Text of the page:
Knowing somébody who was called Marxist by Block when asking him to contribute to a scholarship event, I won’t dispute the characterization of Block as rude.
The Moderate Party is a great idea that is being executed poorly. They should be putting up a candidate for Congress.

BobN
BobN
11 years ago

Perhaps it’s because RIF’s most rabid posters are hanging out here now?
J/K. I now that a lot more people read AR than comment. It would actually be nice if more readers would join in the comments. It’s good practice for political conversation elsewhere in life.

swazool
swazool
11 years ago

Governor Carcieri has done nothing for this state. You can blame the GA, Him, or both. (I think it is both) I do think it should be noted that the Don hasn’t given the state any direction, changing his mind on virtually every thing (gaming, with holding taxes from the city, cutting pay) except gay marriage, burial, or anything gay related. The governor hasn’t got the tomatoes to stand up to anyone, the unions or the GA. You all can hold on to your fight against marriage, but you haven’t got a prayer. With the speaker being gay, and the majority of the candidates saying they will sign a bill for gay marriage, I think if you look back now you probably wish you had given gays “civil unions” years ago because now you are going to give them the whole enchilada! Heterosexual marriages are in peril now!

Steve A.
Steve A.
11 years ago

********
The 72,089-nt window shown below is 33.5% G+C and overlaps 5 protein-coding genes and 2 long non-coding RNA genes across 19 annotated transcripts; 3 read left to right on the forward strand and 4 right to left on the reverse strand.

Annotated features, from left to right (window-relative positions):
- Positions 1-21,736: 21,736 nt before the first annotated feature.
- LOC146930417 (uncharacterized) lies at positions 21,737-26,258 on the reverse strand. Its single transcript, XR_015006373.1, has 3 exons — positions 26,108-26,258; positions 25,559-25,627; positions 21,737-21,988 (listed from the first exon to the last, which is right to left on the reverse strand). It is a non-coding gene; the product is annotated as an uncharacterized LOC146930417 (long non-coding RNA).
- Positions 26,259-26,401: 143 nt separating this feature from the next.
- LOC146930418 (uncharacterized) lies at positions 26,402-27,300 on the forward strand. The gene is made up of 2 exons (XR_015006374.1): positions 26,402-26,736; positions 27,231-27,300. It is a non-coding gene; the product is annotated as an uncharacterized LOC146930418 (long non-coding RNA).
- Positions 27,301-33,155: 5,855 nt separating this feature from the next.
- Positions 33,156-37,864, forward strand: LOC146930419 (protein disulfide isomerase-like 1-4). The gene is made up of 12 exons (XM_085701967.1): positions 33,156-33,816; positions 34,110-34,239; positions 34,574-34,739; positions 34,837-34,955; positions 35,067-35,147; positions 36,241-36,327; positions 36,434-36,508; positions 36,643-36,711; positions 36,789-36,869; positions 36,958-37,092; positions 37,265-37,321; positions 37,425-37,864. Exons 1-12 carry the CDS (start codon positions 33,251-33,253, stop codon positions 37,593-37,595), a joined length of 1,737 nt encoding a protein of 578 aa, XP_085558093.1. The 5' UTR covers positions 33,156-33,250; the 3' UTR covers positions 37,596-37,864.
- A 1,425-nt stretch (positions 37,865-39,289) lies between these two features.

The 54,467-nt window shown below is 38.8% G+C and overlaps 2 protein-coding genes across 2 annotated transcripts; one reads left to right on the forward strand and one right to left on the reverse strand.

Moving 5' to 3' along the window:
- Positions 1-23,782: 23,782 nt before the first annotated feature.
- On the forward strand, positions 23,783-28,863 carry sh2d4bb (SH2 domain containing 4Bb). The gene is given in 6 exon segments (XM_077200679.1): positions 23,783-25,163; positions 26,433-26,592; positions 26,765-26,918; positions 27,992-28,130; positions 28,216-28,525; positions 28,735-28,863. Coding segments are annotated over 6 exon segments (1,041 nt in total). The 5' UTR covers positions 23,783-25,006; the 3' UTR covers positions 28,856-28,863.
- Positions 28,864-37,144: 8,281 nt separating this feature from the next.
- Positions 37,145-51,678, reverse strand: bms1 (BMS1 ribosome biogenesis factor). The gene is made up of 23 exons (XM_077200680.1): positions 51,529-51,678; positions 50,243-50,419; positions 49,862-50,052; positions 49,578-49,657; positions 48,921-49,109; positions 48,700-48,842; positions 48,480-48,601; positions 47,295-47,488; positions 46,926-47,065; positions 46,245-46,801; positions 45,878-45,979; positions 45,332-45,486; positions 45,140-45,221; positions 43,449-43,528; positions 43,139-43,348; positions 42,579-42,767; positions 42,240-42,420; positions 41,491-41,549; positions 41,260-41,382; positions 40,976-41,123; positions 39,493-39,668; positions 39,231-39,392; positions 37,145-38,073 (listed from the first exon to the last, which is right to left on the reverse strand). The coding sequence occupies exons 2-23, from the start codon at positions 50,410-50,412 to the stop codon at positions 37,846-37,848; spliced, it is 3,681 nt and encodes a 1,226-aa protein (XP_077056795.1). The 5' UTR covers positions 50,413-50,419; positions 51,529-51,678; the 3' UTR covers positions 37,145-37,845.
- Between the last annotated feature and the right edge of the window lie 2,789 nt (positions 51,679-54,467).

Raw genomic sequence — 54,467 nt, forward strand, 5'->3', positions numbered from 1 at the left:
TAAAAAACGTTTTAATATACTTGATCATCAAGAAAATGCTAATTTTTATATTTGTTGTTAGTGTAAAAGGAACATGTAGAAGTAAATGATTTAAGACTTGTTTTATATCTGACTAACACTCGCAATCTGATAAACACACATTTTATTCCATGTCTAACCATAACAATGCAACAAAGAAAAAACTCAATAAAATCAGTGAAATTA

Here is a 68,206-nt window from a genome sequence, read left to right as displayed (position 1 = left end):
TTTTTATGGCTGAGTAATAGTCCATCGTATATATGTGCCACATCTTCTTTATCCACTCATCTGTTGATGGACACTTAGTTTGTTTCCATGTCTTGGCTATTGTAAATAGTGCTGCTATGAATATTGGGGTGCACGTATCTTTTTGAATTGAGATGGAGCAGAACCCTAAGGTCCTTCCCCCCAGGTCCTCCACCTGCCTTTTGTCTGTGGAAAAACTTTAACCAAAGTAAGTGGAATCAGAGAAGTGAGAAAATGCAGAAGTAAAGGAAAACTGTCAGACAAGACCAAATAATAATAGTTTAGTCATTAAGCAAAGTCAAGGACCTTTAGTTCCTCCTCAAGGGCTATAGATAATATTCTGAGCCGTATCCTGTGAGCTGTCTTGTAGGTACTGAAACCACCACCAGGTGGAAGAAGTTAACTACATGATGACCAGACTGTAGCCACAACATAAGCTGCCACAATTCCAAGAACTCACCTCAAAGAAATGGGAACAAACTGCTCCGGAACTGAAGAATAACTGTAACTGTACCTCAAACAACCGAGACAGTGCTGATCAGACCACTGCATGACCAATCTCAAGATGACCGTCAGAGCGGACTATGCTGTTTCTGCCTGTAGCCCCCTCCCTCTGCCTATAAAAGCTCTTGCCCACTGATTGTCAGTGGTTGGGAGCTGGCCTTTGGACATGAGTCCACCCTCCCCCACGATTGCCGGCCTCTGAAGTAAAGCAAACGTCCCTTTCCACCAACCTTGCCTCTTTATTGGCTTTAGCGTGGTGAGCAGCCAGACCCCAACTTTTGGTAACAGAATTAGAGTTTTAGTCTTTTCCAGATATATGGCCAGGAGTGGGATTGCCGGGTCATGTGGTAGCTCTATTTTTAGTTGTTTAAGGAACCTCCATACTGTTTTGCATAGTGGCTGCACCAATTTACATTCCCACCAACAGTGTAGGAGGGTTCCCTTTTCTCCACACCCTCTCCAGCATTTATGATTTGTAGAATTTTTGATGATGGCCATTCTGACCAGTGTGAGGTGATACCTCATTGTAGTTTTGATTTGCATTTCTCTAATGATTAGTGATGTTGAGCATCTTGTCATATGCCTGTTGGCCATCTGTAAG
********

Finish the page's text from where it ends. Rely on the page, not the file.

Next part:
Similar to Patrick’s comments, I wondered the same thing when I read this post. Why is it that liberals label Block as a Republican in diguise and that the Moderate Party and Republican Party are one in the same? On the other side of things conservatives label him a liberal. My thought/opinion is that maybe that’s what categorizes you as a Moderate. When you are left and you see someone you feel is to your right, or you’re on the right and you see someone you feel is to your left, isn’t that in many ways what makes someone a centrist almost by definition?
If the consensus was unanimous that the Moderate Party candidates were left of center or vice versa, would they really be moderate? If I’m wrong in this assessment tell me how, but that’s how it looks to me.

LL
LL
11 years ago

“Block, Lynch, Chafee, and Caprio cluster pretty closely on the left, as far as I can see.”
Justin – compared to you, everyone is off to the Left. It is all a matter of perspective.

mangeek
mangeek
11 years ago

I’m not sure what the point of pointing-out that Ken is left-leaning is.
Justin, -you- already have a political party, the Republican one. It jives well with both your social and fiscal values.
Most Rhode Islanders are stuck voting for folks who they -don’t- like, because the only way they can have their way on the social issues is to vote for the party that doesn’t control spending.
There are a lot of us who don’t understand why you can’t be left-leaning on social issues and responsible with money at the same time.

BobN
BobN
11 years ago

“Left-leaning on social issues and responsible with money at the same time.”